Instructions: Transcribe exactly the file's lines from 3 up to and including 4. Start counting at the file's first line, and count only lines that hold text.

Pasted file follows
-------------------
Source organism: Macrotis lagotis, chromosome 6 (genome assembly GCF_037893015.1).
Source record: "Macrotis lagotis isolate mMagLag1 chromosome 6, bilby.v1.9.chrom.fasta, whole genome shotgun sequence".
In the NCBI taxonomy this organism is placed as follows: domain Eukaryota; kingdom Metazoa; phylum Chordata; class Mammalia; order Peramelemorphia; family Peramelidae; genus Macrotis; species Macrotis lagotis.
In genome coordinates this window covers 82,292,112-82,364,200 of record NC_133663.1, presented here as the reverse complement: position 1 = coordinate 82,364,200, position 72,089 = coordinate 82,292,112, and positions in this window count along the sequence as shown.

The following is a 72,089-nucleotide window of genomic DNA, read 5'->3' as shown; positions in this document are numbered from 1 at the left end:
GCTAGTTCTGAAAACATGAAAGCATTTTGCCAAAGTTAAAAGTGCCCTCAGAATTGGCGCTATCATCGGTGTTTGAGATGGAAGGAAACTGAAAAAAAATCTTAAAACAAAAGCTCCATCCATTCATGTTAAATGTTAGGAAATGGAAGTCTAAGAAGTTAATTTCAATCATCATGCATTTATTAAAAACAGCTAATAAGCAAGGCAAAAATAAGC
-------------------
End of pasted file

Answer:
In the NCBI taxonomy this organism is placed as follows: domain Eukaryota; kingdom Metazoa; phylum Chordata; class Mammalia; order Peramelemorphia; family Peramelidae; genus Macrotis; species Macrotis lagotis.
In genome coordinates this window covers 82,292,112-82,364,200 of record NC_133663.1, presented here as the reverse complement: position 1 = coordinate 82,364,200, position 72,089 = coordinate 82,292,112, and positions in this window count along the sequence as shown.